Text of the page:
Upfront weak that wasIt appears cable, syndication getting hit worse than broadcast 7/22/2001 08:00:00 PM Eastern
The cable and syndication upfront markets plodded along last week, as both buyers and sellers said it may take several more weeks, or longer, to wrap up business. Consensus estimates are that cable will be down 15%, to $4 billion. Buyers say syndication will be down between 20% and 30%, or to between $3.4 billion and just under $3 billion. Syndication sales executives say the market may drop 20% but not more than that.
Asked how the syndication market was moving last week, Marc Hirsch, president of Paramount Advertiser Services, replied, "Slowly, very slowly." By day's end last Thursday, Hirsch estimated that Paramount had sold 40% of the company's upfront syndication inventory.
As to pricing, Hirsch said, "It's not what I would have hoped for in April. We're writing our best stuff in line with the discounts the networks wrote for prime time," meaning, roundly, about 7%. But Hirsch said the weakest syndication product is being sold at price decreases exceeding 15% compared with last year. And he estimated that, among major advertisers, spending budgets are 15% to 20% below last year's.
Why syndication got slugged more than cable or the broadcast networks was a head scratcher. But Bob Cesa, executive vice president, advertising and cable sales, Twentieth Television, offered that "most people buy network because it's the premium product. If they feel it's cheaper to buy this year, they might spend more money there." On the cable side, he said, some networks may have benefited from subscriber penetration gains, meaning "they're gaining a larger share of eyeballs, and money tends to follow that."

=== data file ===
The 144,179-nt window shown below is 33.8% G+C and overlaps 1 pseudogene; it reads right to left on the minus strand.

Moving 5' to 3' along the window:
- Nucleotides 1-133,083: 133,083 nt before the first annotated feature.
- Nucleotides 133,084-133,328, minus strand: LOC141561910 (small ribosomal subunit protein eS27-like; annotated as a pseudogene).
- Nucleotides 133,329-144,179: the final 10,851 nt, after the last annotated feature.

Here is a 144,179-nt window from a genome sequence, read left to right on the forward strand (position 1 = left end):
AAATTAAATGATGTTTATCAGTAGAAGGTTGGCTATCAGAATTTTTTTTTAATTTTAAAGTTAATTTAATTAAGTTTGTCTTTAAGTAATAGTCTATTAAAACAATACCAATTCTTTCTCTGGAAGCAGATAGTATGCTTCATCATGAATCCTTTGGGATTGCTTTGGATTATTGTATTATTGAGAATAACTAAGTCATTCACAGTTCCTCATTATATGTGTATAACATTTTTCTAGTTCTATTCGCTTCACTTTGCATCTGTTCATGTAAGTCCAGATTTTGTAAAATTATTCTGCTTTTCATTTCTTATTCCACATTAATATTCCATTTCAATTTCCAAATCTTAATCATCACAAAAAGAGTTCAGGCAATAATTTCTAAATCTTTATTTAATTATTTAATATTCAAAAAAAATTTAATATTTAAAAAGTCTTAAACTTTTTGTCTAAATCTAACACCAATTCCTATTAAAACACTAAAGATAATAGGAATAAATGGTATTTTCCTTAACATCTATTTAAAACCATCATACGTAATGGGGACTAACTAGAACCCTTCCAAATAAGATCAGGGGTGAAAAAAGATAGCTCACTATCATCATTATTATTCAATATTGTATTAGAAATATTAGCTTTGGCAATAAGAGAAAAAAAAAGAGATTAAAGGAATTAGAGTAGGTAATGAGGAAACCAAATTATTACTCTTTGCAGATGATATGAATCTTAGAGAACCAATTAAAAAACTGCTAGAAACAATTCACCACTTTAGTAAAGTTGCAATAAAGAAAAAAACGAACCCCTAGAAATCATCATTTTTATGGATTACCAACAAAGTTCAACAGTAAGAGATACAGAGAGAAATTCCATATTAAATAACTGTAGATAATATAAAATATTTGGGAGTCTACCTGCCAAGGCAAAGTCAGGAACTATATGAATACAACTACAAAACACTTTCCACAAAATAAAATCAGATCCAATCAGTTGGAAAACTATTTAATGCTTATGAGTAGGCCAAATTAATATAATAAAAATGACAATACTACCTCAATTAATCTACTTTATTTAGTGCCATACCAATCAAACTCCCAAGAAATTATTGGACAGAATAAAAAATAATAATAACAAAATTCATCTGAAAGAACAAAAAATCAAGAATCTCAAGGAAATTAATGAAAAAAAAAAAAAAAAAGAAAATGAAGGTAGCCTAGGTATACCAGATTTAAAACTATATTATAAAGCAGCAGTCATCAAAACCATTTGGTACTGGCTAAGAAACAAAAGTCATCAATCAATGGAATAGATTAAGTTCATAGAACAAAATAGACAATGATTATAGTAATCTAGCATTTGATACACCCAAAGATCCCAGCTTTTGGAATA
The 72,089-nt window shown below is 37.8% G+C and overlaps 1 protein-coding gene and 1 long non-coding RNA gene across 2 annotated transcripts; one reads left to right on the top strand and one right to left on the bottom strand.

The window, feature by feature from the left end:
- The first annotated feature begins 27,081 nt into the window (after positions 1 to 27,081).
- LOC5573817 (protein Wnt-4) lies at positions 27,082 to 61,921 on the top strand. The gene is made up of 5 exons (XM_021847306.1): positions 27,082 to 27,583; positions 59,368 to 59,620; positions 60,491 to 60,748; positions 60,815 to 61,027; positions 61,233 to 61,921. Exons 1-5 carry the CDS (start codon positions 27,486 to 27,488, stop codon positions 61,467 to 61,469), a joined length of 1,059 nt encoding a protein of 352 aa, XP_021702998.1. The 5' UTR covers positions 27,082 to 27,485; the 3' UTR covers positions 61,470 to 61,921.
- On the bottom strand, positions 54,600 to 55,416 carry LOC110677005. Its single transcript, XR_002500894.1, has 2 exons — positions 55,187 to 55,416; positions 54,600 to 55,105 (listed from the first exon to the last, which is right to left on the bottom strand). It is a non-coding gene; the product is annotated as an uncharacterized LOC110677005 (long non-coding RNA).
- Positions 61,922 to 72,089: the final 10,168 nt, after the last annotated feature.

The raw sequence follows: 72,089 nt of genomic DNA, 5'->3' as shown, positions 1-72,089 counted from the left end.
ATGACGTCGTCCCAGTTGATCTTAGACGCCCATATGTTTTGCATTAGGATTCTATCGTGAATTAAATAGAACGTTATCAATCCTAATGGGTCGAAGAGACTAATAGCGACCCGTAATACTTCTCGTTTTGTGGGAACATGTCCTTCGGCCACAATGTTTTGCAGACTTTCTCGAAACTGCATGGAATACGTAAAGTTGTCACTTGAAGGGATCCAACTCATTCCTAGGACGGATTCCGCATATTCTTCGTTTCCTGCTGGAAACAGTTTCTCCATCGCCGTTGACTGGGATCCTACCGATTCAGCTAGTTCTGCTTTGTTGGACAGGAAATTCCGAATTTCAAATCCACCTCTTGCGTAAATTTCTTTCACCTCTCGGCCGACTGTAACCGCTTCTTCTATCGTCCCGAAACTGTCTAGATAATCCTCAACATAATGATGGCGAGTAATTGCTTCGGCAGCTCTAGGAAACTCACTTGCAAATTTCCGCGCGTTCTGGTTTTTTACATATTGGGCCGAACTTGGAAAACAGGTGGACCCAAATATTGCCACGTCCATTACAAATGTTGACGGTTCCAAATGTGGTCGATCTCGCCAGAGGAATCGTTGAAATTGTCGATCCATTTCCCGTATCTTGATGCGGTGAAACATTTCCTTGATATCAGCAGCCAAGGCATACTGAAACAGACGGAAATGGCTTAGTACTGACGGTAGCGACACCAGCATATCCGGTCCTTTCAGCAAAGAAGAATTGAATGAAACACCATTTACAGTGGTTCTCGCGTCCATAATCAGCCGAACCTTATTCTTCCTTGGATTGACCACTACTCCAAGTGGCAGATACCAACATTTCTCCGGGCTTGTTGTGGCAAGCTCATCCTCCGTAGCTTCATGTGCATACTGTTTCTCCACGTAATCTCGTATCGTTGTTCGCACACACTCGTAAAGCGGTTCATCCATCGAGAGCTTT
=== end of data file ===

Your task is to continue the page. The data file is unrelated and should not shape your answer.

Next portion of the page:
Buyers and sellers say they're prepared to wait. "I work all summer anyway," quipped Cesa. "I think some agencies see things more on the downside than where most of the syndicators see it. That's probably slowing things down."
Hirsch reported the recurring phrase he's hearing from advertisers: "We're waiting to see where the bottom is." But, he said, "as far as we're concerned, we've reached the bottom of where we're going to sell."
Some cable networks said they were close to wrapping up upfront. Lifetime expected to be "nearly finished" by week's end, said Lynn Picard, executive vice president of ad sales. Turner was more than halfway done for WTBS and TNT.
Both Lifetime and A&E denied reports that they were doing some business at prices 20% to 25% below last year's.
Ron Schneier, A&E executive vice president for sales and marketing, said the network has cut prices but the discounts have not and will not reach or exceed 15%. And Schneier warned advertisers not to be greedy, because if advertising were to be off 25%, network-program budgets would drop, resulting in a "lose-lose" situation for sellers and buyers.
Tim Spengler, executive vice president and director of national broadcast, Initiative Media, said the syndication and cable upfront markets have weeks to go before they conclude. "Last year, there was more of a herd mentality to get your business done and get out," he said. "This year, it seems like there's an endless amount of supply. I'm not sure you're any better off going early, middle or late. We don't see them selling out at any point during the upfront."